When you try to add a property to an object’s prototype using TypeScript, you’ll get a compiler error inside Visual Studio. Too get rid of the error message, you’ll have to create an interface on the prototype object type and declare the function there:

Metro UI CSS 2.0

If you like the “Modern”(a.k.a Metro) UI in Windows 8(.1), and want to use a similar user experience in your websites, have a look at Metro UI CSS 2.0 . It offers a set of styles and components to create a site with an interface similar to Windows 8.

Microsoft Application Insights: The specified collection plan, version 1.0, is not supported.

After the announcement of the new Application Insights feature in Visual Studio Online, I subscribed to the beta program. After registration, I downloaded the Microsoft Monitoring Agent. So far, everything was fine. However the moment I tried to start the Monitoring Agent the fun was over. No matter what I tried I always got the following error message: “The specified collection plan, version 1.0, is not supported. This installation of Microsoft Monitoring Agent support collection plan version from 1.0 to 1.0” When looking through the comments on the announcement post, someone mentioned the same error message. It seems that the Monitoring Agent only works on an English OS . I hope they’ll fix this soon…

Chrome Developer Tools: console.table()

I discovered a nice feature in the Chrome Developer Tools. Let’s imagine that you got an array of products from an AJAX web service call: var products = [     { name: "XBOX", price: "200 $" },     { name: "Playstation", price: "180 $" },     { name: "Nintendo", price: "100 $" } ]; If you log this array to the console using console.log() , you don’t get anything useful back: A nicer alternative is the usage of console.table() , which gives you the following result:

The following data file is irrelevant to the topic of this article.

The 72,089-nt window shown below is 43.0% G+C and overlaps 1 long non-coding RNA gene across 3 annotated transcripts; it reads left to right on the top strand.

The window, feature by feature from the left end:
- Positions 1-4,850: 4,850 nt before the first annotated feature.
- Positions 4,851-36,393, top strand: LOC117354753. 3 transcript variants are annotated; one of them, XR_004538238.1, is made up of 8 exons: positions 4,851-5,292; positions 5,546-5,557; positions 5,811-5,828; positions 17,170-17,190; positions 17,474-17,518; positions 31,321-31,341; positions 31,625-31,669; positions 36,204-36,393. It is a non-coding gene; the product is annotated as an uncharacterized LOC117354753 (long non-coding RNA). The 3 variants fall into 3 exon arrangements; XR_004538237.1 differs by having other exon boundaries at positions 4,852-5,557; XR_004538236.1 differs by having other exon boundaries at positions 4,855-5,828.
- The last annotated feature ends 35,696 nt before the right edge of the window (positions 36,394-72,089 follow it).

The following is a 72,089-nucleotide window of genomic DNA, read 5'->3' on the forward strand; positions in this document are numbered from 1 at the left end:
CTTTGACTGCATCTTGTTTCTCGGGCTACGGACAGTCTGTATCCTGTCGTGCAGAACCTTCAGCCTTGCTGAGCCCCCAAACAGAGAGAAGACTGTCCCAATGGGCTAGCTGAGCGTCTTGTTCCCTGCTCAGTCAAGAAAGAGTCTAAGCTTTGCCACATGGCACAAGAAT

Another Christmas gift: Getting Value out of Agile Retrospectives - A Toolbox of Retrospective Exercises

InfoQ offers a free ebook “Getting Value out of Agile Retrospectives - A Toolbox of Retrospective Exercises”. This pocket book contains many exercises that you can use to do retrospectives, supported with the “what” and “why” of retrospectives, the business value and benefits that they can bring you, and advice for introducing and improving retrospectives. Agile retrospectives are a great way to continuously improve your way of working. Getting actions out of a retrospective that are doable, and getting them done helps teams to learn and improve. We hope that this book helps you and your teams to do retrospectives effectively and efficiently to reflect upon your ways of working, and continuously improve them! Go download it PDF , ePub or MOBI format.

Customizing Team Foundation Server

Although there is a lot of information out there about customizing Team Foundation Server, it’s not always easy to find. KathrynE gaves us a nice Christmas present by grouping all this information together in one blog post . It gives you links to topics that show how to configure or customize areas related to version control, build, work tracking, and testing using TFS. Go check it out!